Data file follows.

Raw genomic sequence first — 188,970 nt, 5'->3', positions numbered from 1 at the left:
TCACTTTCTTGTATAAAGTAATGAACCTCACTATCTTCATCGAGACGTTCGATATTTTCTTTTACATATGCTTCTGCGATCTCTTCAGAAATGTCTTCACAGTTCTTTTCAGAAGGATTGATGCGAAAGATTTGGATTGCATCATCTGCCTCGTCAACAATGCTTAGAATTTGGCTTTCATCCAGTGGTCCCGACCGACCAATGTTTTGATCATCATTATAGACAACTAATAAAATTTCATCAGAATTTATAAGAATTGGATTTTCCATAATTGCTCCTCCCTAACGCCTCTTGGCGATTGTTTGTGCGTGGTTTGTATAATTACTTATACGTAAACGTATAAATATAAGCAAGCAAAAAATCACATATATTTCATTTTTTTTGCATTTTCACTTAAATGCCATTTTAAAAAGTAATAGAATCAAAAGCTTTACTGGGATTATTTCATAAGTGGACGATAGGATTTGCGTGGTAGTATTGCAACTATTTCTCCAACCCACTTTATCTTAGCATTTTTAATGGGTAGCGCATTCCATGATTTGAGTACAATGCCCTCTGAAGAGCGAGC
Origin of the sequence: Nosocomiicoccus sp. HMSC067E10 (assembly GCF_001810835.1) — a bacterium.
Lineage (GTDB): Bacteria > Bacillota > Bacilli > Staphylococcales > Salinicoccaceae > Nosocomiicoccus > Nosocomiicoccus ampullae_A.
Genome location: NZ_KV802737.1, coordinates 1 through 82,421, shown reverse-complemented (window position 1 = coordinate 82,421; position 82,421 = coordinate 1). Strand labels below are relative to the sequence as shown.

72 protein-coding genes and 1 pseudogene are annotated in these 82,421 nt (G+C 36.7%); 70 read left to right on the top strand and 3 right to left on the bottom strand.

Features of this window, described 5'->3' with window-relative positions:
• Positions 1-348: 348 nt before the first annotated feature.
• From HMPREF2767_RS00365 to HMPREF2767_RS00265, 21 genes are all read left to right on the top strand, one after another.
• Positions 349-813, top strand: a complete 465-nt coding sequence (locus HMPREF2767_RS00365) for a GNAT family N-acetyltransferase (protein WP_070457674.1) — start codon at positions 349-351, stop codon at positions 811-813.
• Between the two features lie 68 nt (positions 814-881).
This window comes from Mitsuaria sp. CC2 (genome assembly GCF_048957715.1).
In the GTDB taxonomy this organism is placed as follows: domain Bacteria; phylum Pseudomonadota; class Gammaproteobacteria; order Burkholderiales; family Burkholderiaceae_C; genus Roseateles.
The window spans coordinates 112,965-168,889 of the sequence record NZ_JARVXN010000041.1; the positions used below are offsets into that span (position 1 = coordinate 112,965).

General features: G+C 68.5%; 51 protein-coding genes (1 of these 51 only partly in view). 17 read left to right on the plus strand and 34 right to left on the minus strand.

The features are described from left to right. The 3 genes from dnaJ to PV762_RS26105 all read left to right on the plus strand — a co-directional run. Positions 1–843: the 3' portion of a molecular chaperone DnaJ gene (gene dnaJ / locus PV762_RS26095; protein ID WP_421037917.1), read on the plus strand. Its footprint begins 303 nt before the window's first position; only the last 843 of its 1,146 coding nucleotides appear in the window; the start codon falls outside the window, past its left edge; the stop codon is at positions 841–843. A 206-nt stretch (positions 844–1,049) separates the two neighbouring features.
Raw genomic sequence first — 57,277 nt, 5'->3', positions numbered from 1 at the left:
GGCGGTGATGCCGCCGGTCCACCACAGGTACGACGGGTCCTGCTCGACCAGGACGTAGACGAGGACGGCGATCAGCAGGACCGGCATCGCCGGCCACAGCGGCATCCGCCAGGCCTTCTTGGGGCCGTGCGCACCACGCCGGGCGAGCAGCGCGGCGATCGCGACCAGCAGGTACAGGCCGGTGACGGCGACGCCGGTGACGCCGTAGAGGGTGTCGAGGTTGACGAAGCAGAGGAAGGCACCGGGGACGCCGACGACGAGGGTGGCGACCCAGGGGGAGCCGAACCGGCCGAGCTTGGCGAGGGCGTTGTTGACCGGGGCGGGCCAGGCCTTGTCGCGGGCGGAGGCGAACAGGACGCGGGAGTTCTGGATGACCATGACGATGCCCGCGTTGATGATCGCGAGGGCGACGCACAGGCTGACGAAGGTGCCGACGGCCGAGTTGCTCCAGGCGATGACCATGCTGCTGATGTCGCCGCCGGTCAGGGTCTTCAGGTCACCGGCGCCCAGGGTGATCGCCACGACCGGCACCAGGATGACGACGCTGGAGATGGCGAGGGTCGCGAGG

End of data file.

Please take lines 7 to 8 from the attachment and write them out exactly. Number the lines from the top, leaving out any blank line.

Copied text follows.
Features of this window, described 5'->3' with window-relative positions:
• Positions 1-348: 348 nt before the first annotated feature.